It is known that Russians, Bulgarians, Slovenes, Serbs, Poles, Ukrainians, Croats, Montenegrins can more or less understand each other when they speak their mother tongues. We, the speakers of the Serbian language, know that from our personal experience! However, understanding is not complete, there are significant differences among them, and as such, they make communication difficult. But a group of authors led by Professor Vojtech Merunk and linguist Jan van Stinberger came up with the idea to take advantage of the similarities of modern Slavic languages and create a new language! That is how the inter-Slavic language came into being!
There is an opinion among Russians and Slovaks that their languages are inter-Slavic, that is, that all Slavic peoples can understand them. Practice shows otherwise. Other Slavic peoples must learn Russian so they can fully understand it, just as Russians must learn Serbian, Czech and other Slavic languages in order to fully understand them. This problem is solved in a way by the modern inter-Slavic language!
The idea of creating a language that will be understood by all Slavic peoples is not new. It originally appeared in the 9th century with Cyril and Methodius, and that attempt was very successful. In the 17th century, the Croatian priest Juraj Križanić accepted this job, and in the 19th century it was the Slavic professor Marija Majar Ziljski, as well as many others after him. In the 21st century, this job pertained to a professor at the Faculty of Electrical Engineering and a linguist with a group of authors! Merunka and Stinberger with their team managed to make the most successful version of the inter-Slavic language!
The inter-Slavic (All-Slavic, Slavic Esperanto) language was created with the aim of being understood by all Slavic peoples. Therefore, for the purposes of the origin of this language, mathematical calculations found similarities among the grammars, syntax and vocabulary of modern Slavic languages. About 20,000 words which are repeated, similar or have similar synonyms in all Slavic languages have been selected for the vocabulary of the inter-Slavic language. An example is the word script, which is pronounced the same or similarly in all Slavic languages, so it was chosen as such for inter-Slavic. This modern version of the Old Slavic language represents a kind of arithmetical mean of all Slavic languages!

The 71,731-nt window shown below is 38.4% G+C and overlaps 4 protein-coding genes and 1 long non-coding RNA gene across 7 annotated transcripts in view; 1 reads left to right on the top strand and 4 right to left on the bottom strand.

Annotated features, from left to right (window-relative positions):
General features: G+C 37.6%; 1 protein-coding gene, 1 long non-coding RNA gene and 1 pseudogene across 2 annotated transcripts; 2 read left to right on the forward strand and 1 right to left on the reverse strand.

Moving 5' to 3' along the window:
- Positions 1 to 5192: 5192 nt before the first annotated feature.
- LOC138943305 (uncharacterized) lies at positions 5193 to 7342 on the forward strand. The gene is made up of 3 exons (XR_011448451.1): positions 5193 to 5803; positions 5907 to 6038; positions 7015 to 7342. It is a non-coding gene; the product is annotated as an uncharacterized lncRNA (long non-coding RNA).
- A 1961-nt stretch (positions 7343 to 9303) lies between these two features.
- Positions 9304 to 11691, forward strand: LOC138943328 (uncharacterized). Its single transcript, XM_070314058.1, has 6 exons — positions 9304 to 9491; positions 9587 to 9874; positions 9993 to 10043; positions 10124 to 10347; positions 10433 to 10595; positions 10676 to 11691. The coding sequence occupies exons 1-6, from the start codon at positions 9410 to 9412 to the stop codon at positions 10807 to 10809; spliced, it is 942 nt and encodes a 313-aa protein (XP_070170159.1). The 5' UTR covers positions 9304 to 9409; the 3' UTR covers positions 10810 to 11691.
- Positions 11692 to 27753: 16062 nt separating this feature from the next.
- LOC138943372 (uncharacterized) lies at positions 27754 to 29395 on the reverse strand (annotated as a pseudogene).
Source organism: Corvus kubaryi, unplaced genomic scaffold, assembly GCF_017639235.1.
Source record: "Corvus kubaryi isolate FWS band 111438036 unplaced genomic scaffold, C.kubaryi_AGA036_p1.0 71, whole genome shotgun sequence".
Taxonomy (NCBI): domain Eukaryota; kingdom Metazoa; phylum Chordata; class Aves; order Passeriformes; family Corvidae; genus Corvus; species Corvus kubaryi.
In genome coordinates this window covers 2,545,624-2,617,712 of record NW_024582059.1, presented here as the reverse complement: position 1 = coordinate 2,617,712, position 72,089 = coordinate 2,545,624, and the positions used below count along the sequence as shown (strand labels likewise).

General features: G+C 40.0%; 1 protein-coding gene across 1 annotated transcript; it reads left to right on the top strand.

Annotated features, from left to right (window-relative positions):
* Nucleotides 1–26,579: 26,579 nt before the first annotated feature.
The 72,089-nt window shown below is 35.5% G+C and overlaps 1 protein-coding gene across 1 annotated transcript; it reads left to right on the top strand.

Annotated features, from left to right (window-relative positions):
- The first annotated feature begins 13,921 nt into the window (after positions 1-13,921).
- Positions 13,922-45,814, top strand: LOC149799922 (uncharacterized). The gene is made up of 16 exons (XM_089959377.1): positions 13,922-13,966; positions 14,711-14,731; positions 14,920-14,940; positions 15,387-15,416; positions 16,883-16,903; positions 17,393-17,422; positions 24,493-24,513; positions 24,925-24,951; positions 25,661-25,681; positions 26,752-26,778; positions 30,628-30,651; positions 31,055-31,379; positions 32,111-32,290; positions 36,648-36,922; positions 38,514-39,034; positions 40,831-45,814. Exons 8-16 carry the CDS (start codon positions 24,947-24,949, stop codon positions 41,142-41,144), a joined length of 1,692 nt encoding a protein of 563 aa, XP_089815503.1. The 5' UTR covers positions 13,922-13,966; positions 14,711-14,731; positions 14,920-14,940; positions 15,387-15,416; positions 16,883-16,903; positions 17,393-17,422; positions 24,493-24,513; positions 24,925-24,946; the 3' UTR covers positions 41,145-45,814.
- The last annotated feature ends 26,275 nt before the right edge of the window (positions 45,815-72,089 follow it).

Although this language currently has about 2,000 speakers, the number of people who can understand it exceeds hundreds of millions! Conceived as an auxiliary language, it can significantly facilitate communication between members of different Slavic peoples, especially if it is used in tourism, business, leadership, etc.
The inter-Slavic language ended up on film as well! In 2019, the film “Nabarvené ptáče” (The Painted Bird), a Czech Oscar nominee, was shot in the inter-Slovenian language. The reason was the director’s wish that no Slavic people stand out with their language because of the war theme of the film. How it sounds and whether speakers of different Slavic languages really understand it without learning, you can see in this video (video link).
And if you would like to get acquainted with the inter-Slavic language in more detail, you can visit its official website (website link). You can find translators and court interpreters for all Slavic, as well as other world and “lesser world” languages, in the translation agency “Aber and Mar”.
For all the necessary information feel free to contact us!
Merunka, V. (2012). Neoslavonic zonal constructed language. České Budějovice https://www.youtube.com/watch?v=WlopfGDweTE
Official site of the inter-Slavic language: